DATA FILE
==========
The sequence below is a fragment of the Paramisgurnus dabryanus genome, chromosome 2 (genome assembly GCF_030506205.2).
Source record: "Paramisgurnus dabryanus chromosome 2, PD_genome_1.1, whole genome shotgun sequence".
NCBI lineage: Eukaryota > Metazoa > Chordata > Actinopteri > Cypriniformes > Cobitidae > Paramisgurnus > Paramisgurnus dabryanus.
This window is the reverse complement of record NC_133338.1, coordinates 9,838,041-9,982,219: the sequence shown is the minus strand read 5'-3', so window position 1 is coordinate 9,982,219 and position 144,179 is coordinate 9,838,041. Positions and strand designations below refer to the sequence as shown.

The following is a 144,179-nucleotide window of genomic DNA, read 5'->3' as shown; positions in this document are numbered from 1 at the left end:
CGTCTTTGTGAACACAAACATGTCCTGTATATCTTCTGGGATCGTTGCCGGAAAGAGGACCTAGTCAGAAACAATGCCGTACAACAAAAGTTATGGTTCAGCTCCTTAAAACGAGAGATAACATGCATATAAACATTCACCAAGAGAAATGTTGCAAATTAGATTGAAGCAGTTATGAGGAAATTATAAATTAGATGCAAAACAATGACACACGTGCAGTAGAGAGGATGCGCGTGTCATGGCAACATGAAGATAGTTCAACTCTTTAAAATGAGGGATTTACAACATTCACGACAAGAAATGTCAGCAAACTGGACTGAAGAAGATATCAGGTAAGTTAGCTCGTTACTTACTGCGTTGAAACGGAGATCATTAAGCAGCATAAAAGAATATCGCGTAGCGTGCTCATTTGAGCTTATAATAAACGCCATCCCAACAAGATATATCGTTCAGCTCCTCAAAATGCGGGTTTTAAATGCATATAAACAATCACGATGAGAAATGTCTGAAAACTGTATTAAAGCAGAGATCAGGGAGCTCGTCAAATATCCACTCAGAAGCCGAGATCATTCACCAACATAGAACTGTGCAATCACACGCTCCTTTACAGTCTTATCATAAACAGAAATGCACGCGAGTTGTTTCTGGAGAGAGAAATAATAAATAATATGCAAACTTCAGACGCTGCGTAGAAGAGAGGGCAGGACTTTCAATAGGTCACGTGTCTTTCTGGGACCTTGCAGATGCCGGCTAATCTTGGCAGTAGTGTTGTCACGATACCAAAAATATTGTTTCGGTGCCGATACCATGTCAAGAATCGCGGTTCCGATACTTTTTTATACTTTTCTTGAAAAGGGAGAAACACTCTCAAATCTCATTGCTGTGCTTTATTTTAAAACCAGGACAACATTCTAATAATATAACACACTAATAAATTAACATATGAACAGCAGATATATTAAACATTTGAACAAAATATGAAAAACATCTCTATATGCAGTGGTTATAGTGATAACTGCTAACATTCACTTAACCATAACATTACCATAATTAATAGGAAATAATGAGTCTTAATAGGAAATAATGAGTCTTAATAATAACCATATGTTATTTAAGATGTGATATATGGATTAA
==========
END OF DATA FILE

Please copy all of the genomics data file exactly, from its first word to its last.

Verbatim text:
The sequence below is a fragment of the Paramisgurnus dabryanus genome, chromosome 2 (genome assembly GCF_030506205.2).
Source record: "Paramisgurnus dabryanus chromosome 2, PD_genome_1.1, whole genome shotgun sequence".
NCBI lineage: Eukaryota > Metazoa > Chordata > Actinopteri > Cypriniformes > Cobitidae > Paramisgurnus > Paramisgurnus dabryanus.
This window is the reverse complement of record NC_133338.1, coordinates 9,838,041-9,982,219: the sequence shown is the minus strand read 5'-3', so window position 1 is coordinate 9,982,219 and position 144,179 is coordinate 9,838,041. Positions and strand designations below refer to the sequence as shown.

The following is a 144,179-nucleotide window of genomic DNA, read 5'->3' as shown; positions in this document are numbered from 1 at the left end:
CGTCTTTGTGAACACAAACATGTCCTGTATATCTTCTGGGATCGTTGCCGGAAAGAGGACCTAGTCAGAAACAATGCCGTACAACAAAAGTTATGGTTCAGCTCCTTAAAACGAGAGATAACATGCATATAAACATTCACCAAGAGAAATGTTGCAAATTAGATTGAAGCAGTTATGAGGAAATTATAAATTAGATGCAAAACAATGACACACGTGCAGTAGAGAGGATGCGCGTGTCATGGCAACATGAAGATAGTTCAACTCTTTAAAATGAGGGATTTACAACATTCACGACAAGAAATGTCAGCAAACTGGACTGAAGAAGATATCAGGTAAGTTAGCTCGTTACTTACTGCGTTGAAACGGAGATCATTAAGCAGCATAAAAGAATATCGCGTAGCGTGCTCATTTGAGCTTATAATAAACGCCATCCCAACAAGATATATCGTTCAGCTCCTCAAAATGCGGGTTTTAAATGCATATAAACAATCACGATGAGAAATGTCTGAAAACTGTATTAAAGCAGAGATCAGGGAGCTCGTCAAATATCCACTCAGAAGCCGAGATCATTCACCAACATAGAACTGTGCAATCACACGCTCCTTTACAGTCTTATCATAAACAGAAATGCACGCGAGTTGTTTCTGGAGAGAGAAATAATAAATAATATGCAAACTTCAGACGCTGCGTAGAAGAGAGGGCAGGACTTTCAATAGGTCACGTGTCTTTCTGGGACCTTGCAGATGCCGGCTAATCTTGGCAGTAGTGTTGTCACGATACCAAAAATATTGTTTCGGTGCCGATACCATGTCAAGAATCGCGGTTCCGATACTTTTTTATACTTTTCTTGAAAAGGGAGAAACACTCTCAAATCTCATTGCTGTGCTTTATTTTAAAACCAGGACAACATTCTAATAATATAACACACTAATAAATTAACATATGAACAGCAGATATATTAAACATTTGAACAAAATATGAAAAACATCTCTATATGCAGTGGTTATAGTGATAACTGCTAACATTCACTTAACCATAACATTACCATAATTAATAGGAAATAATGAGTCTTAATAGGAAATAATGAGTCTTAATAATAACCATATGTTATTTAAGATGTGATATATGGATTAA